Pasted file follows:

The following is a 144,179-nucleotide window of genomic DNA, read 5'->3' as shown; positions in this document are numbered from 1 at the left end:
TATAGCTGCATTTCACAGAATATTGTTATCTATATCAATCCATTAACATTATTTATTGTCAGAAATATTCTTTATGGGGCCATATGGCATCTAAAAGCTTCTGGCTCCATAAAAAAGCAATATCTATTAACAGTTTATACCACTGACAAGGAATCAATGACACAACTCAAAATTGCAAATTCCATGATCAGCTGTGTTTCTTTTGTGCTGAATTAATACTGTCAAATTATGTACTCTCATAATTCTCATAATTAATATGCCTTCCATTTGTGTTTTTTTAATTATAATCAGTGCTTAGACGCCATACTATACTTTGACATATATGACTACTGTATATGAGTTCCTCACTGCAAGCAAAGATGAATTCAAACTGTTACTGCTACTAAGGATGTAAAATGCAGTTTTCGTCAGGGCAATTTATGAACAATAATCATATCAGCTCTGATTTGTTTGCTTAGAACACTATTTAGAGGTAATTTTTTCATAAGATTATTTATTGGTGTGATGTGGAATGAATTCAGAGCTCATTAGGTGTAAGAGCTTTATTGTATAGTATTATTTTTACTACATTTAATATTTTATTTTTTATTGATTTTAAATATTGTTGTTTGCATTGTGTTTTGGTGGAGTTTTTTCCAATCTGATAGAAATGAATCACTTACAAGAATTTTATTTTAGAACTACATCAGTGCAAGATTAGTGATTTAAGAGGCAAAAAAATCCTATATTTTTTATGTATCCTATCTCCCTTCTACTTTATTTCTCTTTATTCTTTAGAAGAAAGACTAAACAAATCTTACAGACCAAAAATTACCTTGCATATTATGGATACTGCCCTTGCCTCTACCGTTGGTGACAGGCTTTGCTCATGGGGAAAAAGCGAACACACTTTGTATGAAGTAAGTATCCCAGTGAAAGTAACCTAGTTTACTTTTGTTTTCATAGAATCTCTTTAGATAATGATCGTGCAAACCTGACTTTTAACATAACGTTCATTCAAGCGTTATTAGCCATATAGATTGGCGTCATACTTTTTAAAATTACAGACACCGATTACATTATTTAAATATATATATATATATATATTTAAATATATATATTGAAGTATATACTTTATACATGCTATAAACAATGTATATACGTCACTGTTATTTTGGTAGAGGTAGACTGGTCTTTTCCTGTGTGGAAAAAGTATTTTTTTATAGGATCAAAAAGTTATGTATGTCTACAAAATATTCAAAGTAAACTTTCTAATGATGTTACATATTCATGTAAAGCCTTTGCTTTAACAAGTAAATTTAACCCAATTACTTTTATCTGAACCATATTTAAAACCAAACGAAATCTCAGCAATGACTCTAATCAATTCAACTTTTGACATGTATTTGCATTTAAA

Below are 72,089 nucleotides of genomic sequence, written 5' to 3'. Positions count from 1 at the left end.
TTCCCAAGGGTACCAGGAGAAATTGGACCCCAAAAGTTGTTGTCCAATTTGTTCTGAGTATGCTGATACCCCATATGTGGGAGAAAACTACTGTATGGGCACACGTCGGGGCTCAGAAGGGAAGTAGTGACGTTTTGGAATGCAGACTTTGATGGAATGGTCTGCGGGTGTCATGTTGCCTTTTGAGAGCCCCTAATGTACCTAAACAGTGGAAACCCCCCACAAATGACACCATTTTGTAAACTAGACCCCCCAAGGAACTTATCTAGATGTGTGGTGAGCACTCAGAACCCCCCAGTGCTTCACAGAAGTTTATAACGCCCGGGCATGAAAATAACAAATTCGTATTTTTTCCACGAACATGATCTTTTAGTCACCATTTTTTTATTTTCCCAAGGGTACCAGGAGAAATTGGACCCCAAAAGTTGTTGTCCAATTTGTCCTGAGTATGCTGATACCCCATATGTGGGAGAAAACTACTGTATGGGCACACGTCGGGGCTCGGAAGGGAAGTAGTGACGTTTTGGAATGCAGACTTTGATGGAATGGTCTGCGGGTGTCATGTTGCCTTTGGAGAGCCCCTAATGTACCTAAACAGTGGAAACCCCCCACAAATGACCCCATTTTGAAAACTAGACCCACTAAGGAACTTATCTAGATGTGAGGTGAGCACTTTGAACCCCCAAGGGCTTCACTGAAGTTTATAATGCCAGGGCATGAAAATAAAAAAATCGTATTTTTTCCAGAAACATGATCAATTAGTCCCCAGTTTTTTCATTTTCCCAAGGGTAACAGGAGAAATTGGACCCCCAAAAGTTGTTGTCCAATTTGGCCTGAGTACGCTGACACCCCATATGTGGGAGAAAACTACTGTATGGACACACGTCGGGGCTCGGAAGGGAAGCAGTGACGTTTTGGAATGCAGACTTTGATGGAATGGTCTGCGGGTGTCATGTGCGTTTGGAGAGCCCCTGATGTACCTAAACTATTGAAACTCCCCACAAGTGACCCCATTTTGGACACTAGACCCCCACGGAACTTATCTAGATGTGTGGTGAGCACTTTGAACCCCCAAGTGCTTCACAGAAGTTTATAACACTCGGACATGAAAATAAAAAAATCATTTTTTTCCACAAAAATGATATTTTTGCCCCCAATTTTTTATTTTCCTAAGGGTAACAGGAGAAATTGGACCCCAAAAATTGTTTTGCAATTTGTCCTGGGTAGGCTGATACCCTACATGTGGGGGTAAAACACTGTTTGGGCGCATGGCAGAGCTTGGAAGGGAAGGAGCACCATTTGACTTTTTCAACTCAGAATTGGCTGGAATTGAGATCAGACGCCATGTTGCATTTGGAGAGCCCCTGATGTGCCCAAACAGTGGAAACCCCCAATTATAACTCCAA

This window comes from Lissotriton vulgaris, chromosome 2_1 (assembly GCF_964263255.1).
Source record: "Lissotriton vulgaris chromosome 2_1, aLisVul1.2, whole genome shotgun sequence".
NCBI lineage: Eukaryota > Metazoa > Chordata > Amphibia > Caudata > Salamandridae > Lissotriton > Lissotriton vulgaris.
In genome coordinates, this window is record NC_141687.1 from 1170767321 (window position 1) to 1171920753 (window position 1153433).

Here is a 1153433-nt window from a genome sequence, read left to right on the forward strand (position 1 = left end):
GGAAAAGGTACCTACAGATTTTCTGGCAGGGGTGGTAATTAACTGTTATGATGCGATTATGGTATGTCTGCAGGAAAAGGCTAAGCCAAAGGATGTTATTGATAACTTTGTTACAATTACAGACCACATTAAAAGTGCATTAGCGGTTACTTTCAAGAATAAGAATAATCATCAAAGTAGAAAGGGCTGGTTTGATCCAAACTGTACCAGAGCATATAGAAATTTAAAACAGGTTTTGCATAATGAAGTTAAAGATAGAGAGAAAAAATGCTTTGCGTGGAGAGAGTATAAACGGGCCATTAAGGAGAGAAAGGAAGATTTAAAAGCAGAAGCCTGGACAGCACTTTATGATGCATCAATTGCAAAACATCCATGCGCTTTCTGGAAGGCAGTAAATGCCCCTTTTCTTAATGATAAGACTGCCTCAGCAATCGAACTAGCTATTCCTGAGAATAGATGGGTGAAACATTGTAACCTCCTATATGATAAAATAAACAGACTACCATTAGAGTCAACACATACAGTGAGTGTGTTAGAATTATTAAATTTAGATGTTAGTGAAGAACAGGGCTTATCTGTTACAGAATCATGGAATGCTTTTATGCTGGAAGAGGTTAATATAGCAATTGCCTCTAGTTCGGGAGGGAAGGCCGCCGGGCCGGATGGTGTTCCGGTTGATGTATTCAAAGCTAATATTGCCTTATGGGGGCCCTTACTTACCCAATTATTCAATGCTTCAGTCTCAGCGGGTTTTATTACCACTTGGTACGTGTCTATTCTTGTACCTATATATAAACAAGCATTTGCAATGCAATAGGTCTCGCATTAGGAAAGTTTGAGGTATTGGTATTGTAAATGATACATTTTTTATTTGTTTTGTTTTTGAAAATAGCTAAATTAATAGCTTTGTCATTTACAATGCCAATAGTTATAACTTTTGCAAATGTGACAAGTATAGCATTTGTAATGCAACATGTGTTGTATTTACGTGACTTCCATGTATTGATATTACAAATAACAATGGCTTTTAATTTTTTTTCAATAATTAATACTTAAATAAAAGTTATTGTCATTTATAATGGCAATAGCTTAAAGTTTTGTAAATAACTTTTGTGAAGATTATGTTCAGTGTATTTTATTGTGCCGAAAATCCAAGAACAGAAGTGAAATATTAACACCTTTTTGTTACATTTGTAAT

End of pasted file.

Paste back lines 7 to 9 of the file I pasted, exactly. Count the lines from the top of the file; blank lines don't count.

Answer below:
NCBI lineage: Eukaryota > Metazoa > Chordata > Amphibia > Caudata > Salamandridae > Lissotriton > Lissotriton vulgaris.
In genome coordinates, this window is record NC_141687.1 from 1170767321 (window position 1) to 1171920753 (window position 1153433).

Here is a 1153433-nt window from a genome sequence, read left to right on the forward strand (position 1 = left end):